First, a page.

Mobile telephone facility/tower leases — 3 things you need to know if you are a landlord
In brief — Landlord/tenant relationship, lease agreements and good faith negotiations
If a telecommunications provider (telco) wishes to install a telecommunications facility on your land, you need to be aware of the points to be included in a lease agreement and the telco’s obligation to negotiate in good faith. It is critical that the lease agreement is properly negotiated, otherwise the landlord could face significant liability if the facility is allowed to fall in disrepair and the telco has no obligation to maintain it.
Background — Increasing importance of mobile phone coverage
Mobile telephone coverage is becoming increasingly important as more people choose to have mobile broadband in their homes. Telecommunications providers are needing to secure the facilities they currently have and potentially install new facilities. Facilities are installed on residential buildings and not just on commercial buildings.
There are three things you need to know if a telco wishes to install a telecommunications facility in a building you own.
The telco will be the tenant and the owner of the building the facility is installed in will be the landlord. If the facility is being installed in a residential apartment building, the owners corporation will be the landlord.
Lease agreement between landlord and tenant
The lease agreement between the parties should contain the points below.
- It is critical that the telco agrees to keep its equipment in good repair (including any structural or capital expenditure that is required to do so) and agrees to fix damage that is caused by third parties and acts of God. The landlord should be entitled to inspect the facility from time to time in the company and under the direction of an employee of the telco.
- The landlord should not make any warranties in relation to the building. It would be appropriate for a landlord to agree to keep the site of the premises in good repair subject to fair wear and tear and the obligations of the telco under the lease.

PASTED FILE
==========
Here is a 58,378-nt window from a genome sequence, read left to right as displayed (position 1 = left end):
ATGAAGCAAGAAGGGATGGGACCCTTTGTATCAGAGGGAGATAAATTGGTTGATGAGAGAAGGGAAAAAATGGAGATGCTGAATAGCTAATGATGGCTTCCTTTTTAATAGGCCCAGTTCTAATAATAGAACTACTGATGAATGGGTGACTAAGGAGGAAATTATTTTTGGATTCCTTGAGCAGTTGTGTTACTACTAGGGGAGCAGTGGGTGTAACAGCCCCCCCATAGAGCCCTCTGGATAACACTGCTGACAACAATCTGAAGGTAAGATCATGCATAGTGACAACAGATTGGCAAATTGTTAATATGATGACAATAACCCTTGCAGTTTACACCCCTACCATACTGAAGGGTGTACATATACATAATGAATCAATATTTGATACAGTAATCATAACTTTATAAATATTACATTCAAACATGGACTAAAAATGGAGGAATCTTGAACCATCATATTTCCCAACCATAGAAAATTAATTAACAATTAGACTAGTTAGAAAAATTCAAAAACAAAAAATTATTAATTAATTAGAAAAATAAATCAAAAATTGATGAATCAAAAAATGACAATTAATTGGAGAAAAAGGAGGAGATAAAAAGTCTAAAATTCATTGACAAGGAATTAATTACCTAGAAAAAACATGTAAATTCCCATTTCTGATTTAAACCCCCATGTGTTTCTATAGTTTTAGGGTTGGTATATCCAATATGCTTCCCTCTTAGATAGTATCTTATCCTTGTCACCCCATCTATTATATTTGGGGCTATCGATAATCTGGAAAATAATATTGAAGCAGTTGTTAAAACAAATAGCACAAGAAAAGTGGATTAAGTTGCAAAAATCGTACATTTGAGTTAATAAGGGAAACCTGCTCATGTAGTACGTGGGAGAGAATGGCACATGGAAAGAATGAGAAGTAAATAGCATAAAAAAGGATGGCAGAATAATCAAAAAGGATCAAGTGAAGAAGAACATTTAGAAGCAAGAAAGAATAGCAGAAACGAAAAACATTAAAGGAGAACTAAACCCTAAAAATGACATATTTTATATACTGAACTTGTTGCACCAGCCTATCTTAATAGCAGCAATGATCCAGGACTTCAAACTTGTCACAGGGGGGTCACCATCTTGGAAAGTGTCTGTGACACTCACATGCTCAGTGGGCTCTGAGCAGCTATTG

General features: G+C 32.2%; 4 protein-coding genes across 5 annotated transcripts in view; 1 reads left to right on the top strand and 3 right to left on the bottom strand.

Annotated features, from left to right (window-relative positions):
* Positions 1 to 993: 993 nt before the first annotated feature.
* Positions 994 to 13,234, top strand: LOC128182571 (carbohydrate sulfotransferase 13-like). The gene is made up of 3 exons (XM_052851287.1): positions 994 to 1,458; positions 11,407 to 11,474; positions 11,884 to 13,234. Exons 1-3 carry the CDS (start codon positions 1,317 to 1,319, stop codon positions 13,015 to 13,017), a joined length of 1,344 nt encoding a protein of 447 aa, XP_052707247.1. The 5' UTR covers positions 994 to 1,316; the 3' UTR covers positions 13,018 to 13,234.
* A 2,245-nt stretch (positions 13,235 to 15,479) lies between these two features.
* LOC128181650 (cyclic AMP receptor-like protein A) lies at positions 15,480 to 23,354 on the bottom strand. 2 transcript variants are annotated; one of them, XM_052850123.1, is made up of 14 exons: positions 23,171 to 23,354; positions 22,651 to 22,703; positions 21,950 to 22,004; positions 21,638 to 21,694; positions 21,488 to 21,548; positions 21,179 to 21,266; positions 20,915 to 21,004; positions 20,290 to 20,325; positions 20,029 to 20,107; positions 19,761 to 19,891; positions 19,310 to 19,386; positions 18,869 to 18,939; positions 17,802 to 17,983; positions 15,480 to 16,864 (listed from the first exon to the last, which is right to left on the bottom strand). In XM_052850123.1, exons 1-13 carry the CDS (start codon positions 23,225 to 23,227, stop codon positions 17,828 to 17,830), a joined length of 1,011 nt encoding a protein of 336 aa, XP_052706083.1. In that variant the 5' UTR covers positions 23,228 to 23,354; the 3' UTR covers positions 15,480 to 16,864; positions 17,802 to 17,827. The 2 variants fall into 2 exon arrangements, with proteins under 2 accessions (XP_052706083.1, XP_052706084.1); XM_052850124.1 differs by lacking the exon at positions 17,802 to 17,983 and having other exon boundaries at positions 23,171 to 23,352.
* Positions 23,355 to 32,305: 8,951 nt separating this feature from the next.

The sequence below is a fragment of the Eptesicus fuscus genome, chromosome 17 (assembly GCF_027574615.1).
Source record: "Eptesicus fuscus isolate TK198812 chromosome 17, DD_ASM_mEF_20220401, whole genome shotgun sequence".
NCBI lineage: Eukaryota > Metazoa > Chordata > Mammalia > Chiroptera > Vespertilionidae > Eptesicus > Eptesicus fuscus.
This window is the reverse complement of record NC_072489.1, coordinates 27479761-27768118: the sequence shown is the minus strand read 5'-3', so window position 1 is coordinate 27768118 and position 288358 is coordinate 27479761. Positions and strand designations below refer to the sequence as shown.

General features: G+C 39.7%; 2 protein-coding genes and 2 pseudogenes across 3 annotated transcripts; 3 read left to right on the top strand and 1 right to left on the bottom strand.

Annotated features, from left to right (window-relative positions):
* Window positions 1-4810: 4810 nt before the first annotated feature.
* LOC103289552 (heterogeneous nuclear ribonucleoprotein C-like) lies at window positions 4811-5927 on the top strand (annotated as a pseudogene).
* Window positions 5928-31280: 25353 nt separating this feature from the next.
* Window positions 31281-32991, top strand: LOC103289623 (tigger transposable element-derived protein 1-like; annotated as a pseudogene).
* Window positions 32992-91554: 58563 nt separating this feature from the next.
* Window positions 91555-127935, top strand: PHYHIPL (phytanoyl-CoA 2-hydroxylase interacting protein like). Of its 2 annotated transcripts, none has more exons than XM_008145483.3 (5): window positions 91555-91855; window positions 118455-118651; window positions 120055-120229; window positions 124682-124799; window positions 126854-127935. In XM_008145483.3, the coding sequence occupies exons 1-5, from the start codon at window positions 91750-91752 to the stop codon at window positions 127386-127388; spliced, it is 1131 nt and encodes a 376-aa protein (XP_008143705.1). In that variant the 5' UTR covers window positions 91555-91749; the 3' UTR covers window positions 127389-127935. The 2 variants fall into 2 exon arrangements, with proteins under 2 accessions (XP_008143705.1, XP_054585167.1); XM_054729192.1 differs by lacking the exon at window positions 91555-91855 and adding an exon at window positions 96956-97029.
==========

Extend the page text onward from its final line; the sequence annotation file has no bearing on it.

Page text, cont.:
- All permits and licences for the installation of the facility must be obtained by and at the cost of the telco.
- The telco should be required to take out public liability insurance of an adequate amount, for example $20 million per event. This insurance should not be limited in an aggregate amount or (in the case of injury, loss or damage to third parties) reduced because of any action of the landlord. This provision is critical as a landlord may not be able to take out insurance against loss caused or contributed to by the facility in some cases.
- All of the landlord’s legal fees must be payable by the telco. A telco will be negotiating a number of leases at one time and so negotiations can take some time.
- If you are granting an option to the telco for a further term, a relevant item for consideration is the extent to which the telco is required to upgrade the technology used in the facility to ensure the facility remains safe and complies with any future requirements for electromagnetic radiation, among other things.
Negotiating in good faith
A telco is given the right to enter on land and to install a facility on it by the Telecommunications Act (Cth) 1997, but before it can do so it is required to make reasonable efforts to negotiate in good faith with the owner of the land (among other things).
If you have any questions about an existing or proposed telecommunications facility on your land, please contact: